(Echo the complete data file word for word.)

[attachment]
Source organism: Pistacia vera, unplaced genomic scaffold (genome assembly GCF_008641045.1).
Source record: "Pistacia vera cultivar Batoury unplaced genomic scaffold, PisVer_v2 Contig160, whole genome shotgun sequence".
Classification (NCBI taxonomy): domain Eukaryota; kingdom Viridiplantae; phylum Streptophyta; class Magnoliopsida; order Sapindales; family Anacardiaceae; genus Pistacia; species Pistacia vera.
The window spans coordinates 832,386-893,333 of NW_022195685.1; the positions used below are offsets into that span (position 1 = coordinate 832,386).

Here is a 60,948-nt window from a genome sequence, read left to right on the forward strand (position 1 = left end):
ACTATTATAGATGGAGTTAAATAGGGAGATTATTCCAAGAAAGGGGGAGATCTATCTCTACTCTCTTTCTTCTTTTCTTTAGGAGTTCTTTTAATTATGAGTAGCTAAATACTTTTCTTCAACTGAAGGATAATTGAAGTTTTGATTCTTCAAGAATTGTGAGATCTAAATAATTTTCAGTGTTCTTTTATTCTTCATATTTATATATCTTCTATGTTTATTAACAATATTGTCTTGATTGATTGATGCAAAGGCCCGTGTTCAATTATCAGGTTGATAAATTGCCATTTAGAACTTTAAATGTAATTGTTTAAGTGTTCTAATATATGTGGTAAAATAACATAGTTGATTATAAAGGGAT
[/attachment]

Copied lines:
Source organism: Pistacia vera, unplaced genomic scaffold (genome assembly GCF_008641045.1).
Source record: "Pistacia vera cultivar Batoury unplaced genomic scaffold, PisVer_v2 Contig160, whole genome shotgun sequence".
Classification (NCBI taxonomy): domain Eukaryota; kingdom Viridiplantae; phylum Streptophyta; class Magnoliopsida; order Sapindales; family Anacardiaceae; genus Pistacia; species Pistacia vera.
The window spans coordinates 832,386-893,333 of NW_022195685.1; the positions used below are offsets into that span (position 1 = coordinate 832,386).

Here is a 60,948-nt window from a genome sequence, read left to right on the forward strand (position 1 = left end):
ACTATTATAGATGGAGTTAAATAGGGAGATTATTCCAAGAAAGGGGGAGATCTATCTCTACTCTCTTTCTTCTTTTCTTTAGGAGTTCTTTTAATTATGAGTAGCTAAATACTTTTCTTCAACTGAAGGATAATTGAAGTTTTGATTCTTCAAGAATTGTGAGATCTAAATAATTTTCAGTGTTCTTTTATTCTTCATATTTATATATCTTCTATGTTTATTAACAATATTGTCTTGATTGATTGATGCAAAGGCCCGTGTTCAATTATCAGGTTGATAAATTGCCATTTAGAACTTTAAATGTAATTGTTTAAGTGTTCTAATATATGTGGTAAAATAACATAGTTGATTATAAAGGGAT